- Environmental Factors - Certain trauma and stressful events can lead to GAD. Some of these events could be abuse, death of a loved one, changing of a job or school, or divorce. These events could also worsen in a person already having GAD. Some other things that can worsen GAD are withdrawals from addictive substances such as caffeine, nicotine, alcohol or drugs.
Treatment of GAD
Before a doctor will medically treat a patient for Generalized Anxiety Disorder he must first certain physical illnesses which share common symptoms of GAD. A diagnosis from a doctor for GAD is based on intensity and duration of the symptoms as well as how those symptoms interfere with a person's daily functioning.
If a diagnosis of GAD is reached, you may be referred to a mental health specialist who is specially trained in the treatment of these types of disorders such as a psychiatrist or psychologist. Typically treatment of Generalized Anxiety Disorder is two-part, consisting of medication and cognitive-behavioral therapy.
Medication is especially helpful with the treatment of anxiety for people who have associated interference in their daily functioning. The drugs commonly used to treat GAD fall in a category of tranquilizers because of their calming and relaxing properties. These calming and relaxing properties work in treating tension and restlessness in GAD patients. Some common tranquilizer type drugs used for treatment are Ativan, Xanax and Valium. Some antidepressants such as Paxil, Prozac, Zoloft and Effexor are being used to successfully treat Generalized Anxiety Disorder. The antidepressants don't work as quickly to treat the disorder, typically taking a few weeks to get the full effects, but they seem to be better suited for long term treatment.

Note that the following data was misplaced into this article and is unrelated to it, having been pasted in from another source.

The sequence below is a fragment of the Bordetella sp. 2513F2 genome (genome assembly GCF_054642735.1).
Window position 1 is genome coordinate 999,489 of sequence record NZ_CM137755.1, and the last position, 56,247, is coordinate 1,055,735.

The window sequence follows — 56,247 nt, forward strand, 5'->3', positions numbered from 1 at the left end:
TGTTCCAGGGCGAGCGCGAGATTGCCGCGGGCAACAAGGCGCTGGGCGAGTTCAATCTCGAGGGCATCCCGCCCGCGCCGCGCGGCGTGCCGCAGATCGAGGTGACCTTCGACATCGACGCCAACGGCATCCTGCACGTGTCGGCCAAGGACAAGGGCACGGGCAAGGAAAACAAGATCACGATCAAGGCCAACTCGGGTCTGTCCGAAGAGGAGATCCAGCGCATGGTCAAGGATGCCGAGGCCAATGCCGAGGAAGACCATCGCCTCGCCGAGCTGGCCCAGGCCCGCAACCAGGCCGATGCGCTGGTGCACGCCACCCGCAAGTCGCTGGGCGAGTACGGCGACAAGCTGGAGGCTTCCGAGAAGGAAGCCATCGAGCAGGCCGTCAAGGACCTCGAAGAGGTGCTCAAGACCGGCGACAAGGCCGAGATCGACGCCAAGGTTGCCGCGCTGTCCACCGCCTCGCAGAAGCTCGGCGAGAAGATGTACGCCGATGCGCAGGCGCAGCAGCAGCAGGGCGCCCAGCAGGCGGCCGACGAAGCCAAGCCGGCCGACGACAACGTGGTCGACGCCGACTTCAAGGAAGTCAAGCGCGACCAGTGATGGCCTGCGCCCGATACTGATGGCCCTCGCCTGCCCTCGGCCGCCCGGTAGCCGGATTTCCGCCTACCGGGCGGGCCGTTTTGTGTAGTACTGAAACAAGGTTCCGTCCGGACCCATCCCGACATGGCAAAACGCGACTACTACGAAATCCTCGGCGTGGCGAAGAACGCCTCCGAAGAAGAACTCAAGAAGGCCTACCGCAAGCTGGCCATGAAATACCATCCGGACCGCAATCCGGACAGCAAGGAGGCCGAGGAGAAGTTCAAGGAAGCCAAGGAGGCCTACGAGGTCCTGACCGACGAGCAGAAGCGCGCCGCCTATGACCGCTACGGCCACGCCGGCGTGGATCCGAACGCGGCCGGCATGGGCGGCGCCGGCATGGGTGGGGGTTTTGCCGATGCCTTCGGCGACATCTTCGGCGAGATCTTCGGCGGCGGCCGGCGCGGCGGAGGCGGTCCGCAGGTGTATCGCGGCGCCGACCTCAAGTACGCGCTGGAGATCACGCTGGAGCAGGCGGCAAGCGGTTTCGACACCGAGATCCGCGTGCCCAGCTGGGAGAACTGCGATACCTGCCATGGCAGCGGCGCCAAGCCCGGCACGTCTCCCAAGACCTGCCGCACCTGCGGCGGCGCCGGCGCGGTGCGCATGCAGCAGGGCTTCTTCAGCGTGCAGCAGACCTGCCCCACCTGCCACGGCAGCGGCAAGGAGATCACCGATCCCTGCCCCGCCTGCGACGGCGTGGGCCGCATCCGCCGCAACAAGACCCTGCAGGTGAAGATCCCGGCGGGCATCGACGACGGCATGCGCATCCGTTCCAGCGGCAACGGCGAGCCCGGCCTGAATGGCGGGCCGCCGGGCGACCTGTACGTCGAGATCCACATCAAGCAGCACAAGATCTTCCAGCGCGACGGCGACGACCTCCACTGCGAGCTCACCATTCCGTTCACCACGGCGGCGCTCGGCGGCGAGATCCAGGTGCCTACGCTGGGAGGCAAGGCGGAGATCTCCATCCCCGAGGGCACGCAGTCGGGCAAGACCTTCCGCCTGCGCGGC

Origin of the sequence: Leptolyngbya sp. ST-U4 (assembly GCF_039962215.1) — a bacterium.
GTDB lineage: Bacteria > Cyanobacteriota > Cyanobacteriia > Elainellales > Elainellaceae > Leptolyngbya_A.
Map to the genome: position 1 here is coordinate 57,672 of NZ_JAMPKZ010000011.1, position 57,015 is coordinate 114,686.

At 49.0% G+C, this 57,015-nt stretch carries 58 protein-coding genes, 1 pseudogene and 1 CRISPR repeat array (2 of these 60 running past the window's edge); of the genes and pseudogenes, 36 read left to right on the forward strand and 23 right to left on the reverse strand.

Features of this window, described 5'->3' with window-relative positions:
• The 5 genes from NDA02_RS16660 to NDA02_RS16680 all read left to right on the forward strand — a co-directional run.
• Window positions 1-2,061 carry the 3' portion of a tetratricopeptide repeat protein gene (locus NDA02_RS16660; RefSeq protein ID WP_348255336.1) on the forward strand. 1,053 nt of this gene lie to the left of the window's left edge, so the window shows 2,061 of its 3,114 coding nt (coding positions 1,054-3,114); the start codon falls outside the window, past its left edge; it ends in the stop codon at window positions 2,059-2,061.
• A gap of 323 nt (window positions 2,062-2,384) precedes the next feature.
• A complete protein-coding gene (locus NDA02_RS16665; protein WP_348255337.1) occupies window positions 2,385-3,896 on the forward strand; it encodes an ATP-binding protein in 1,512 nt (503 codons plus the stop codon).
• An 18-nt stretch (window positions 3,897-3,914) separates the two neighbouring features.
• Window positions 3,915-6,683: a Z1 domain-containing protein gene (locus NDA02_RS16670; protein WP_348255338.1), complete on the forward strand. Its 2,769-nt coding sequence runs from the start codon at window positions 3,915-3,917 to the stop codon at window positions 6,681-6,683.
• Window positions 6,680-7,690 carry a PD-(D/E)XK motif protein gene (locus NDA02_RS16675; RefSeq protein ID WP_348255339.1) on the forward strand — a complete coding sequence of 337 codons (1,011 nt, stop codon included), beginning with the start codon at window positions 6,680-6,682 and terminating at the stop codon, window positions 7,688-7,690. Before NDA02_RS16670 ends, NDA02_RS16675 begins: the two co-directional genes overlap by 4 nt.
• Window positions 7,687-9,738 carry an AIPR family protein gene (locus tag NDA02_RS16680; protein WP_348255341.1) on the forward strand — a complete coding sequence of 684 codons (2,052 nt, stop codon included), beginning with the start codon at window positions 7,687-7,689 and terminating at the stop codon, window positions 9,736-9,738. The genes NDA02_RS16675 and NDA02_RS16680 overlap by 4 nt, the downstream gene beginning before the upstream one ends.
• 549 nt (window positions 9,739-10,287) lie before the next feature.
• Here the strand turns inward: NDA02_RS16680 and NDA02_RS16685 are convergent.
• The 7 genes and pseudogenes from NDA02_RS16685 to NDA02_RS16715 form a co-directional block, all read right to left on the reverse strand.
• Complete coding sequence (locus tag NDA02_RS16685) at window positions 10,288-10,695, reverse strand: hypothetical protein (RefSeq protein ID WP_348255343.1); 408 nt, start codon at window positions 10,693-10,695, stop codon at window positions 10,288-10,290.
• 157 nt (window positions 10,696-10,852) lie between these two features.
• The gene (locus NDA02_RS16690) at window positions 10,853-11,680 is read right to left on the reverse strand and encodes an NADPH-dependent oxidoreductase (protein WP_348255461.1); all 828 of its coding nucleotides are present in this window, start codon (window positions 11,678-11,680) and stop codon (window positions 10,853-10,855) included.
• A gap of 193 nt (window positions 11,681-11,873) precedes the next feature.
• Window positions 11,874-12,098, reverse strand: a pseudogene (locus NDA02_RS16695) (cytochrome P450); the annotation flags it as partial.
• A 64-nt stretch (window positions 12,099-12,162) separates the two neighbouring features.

Cognitive-behavioral therapy is commonly used for people affected with anxiety disorders. In this therapy learns to recognize disruptive thought patterns. Once recognized, they can apply learned skills to change thought patterns and behaviors with lead to anxious feelings. This therapy helps a patient to limit distorted thinking by learning how to more realistically evaluate worrisome thoughts.
In addition to these two treatments, there are many different types of "natural" treatments to help GAD sufferers control and deal with the physical symptoms of anxiety. Some of these things are relaxation techniques, mediation, deep-breathing and biofeedback to name a few. Each person must determine what medication, therapies, techniques or combination of all will work best for them. Some people who suffer from anxiety are able to manage the disorder with natural cures, while others rely heavily on medication. If you think you may be suffering symptoms of severe anxiety or Generalized anxiety disorder, seek the advice of your medical doctor immediately. People who receive treatment are able to live normal lives and function in daily life with little difficulty.
There are some things you can try on your own to help manage your anxiety or assist in your medical treatment. These Simple Remedies for Dealing with Anxiety, Fear and Worry are not to be used instead of treatment. If you can not manage your anxiety on your own, always seek the advice of a medical professional.